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Guest:In my opinion, the use of Esq at the end of an address line (eg John Brown Esq) is very old-fashioned and I keep trying to stop my bosses from using it.
At the moment, they think I'm being awkward in arguing that we should just use a title (eg Mr John Brown).
Is there anything 'official' that I can quote at my bosses to bring them into the 21st Century? Or copies of something in a "Use of Grammar" book that I can show them?
http://www.debretts.co.uk/etiquette/correct_forms_of_address.html "]DEBRETT'S ETIQUETTE[/url]:
CORRESPONDENCE: On the envelope, "[Edward]_____, Esq". Commencement, "Sir".
PERSONAL ADDRESS: "Sir".
Same as Esquire's Wife. She continues to use her late husband's Christian name unless she re-marries. If writing to a widow, she should be addressed on the envelope by her husband's Christian name or initials, e.g. Mrs John Brown or Mrs J W Brown. It is incorrect for a widow to be styled by her own Christian name or initials, as this implies that her marriage was dissolved. If the Christian name of the widow's late husband is unknown, it is better to style her as Mrs Brown rather than Mrs Mary Brown.
CORRESPONDENCE: On the envelope,. "Mrs [Egerton]", or "Mrs [John Egerton]". The former style is applicable if she is the wife of the head of the family, provided that there is no senior widow living, who retains the style for life or until re-marriage. Commencement, "Madam".
PERSONAL ADDRESS: "Madam".'
1. Given that titles such as 'Dr' and 'Prof.' can't be used in conjunction with 'Esq.',
you could argue that those entitled to such salutations might be offended by
2. Given that your female correspondents are presumably addressed simply
as Mrs or Ms or Miss, you could argue that using a courtesy title exclusively
for male correspondents is somewhat discriminatory. (Strictly speaking, very
few males are entitled to an 'Esq.', as innumerable websites will tell you. You
could even argue that its commercial use is slightly insulting, and in fact
signifies "we're calling you 'Esq.' for want of a better title".)
Of course, some addressees may rather like being called 'Esquire'.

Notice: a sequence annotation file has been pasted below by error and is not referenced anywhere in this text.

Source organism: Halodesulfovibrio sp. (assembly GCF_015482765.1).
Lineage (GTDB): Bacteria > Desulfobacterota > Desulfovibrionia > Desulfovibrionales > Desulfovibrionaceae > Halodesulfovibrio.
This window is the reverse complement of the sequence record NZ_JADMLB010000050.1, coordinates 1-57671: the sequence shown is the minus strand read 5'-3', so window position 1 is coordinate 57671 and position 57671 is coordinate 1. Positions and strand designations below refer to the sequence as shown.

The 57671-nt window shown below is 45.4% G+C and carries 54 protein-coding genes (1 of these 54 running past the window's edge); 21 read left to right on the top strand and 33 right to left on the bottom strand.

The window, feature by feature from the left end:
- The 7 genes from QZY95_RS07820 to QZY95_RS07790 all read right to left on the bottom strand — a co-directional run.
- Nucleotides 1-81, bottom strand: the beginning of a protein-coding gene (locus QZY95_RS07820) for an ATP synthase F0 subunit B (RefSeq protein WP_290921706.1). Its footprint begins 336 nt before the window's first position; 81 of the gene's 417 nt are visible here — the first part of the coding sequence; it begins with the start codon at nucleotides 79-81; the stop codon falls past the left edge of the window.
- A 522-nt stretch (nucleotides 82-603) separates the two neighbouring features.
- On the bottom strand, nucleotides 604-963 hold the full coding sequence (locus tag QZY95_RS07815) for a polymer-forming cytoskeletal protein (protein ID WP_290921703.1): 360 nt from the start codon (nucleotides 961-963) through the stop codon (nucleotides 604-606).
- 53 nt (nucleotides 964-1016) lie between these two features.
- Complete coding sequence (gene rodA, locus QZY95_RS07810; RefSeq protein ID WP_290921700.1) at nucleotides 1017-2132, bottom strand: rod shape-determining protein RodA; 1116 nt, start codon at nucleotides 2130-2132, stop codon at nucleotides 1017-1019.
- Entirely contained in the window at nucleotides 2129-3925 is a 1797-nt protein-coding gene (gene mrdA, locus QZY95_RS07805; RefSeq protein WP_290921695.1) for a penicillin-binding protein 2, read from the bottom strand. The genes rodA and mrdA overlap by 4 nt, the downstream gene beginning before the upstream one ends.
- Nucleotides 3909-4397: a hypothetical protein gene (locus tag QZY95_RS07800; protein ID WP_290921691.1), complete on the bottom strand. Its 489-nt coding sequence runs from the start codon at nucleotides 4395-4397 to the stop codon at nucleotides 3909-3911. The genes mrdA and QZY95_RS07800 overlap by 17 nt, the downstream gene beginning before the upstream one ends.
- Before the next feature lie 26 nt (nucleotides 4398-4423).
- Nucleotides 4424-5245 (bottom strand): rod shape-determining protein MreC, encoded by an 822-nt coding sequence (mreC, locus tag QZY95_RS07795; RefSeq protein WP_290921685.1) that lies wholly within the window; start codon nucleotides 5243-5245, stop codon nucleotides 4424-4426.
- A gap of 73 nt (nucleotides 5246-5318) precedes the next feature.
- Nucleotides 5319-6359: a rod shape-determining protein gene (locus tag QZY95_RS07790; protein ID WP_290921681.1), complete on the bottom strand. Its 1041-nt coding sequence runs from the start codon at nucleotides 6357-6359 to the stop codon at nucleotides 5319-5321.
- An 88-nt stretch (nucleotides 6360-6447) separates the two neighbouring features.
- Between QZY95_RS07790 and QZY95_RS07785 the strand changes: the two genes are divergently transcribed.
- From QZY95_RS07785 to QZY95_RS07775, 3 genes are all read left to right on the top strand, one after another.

I remember hearing that 'Esq.' may only be used if the letter-writer is
Does anyone know whether this is indeed the case? I can't find a
Anonymous:Well, apparently all British men are entitled to 'Esq.', according to Buckingham Palace (who represent The Queen, who is the font of all honour in the UK). (Hardman, 2007, see Wikipedia ) — Royal Collection Enterprises (i.e. the Palace) addressed post to me extremely inconsistently e.g Jonathan Smith Esq; Mr. JH Smith with salutations like Dear Mr. Smith; Dear Jonathan, so, it seems that the Palace is more relaxed than some would think, although Hardman's book gives an account of the extreme care taken in official invites (e.g. to garden parties etc.).
AnonymousWell, apparently all British men are entitled to 'Esq.', according to Buckingham Palace (who represent The Queen, who is the font of all honour in the UK). (Hardman, 2007, see Wikipedia) — Royal Collection Enterprises (i.e. the Palace) addressed post to me extremely inconsistently e.g Jonathan Smith Esq; Mr. JH Smith with salutations like Dear Mr. Smith; Dear Jonathan, so, it seems that the Palace is more relaxed than some would think, although Hardman's book gives an account of the extreme care taken in official invites (e.g. to garden parties etc.).In the first paragraph of the above link, it mentions its use in the U.S. for attorneys. My father's mail normally had that postnominal on the envelopes. My attorney today says that it is still common today, especially among lawyers.
Anonymous:Esq. is a title you can put at the end of someone's name in the legal profession, instead of J.D. (Juris Doctor).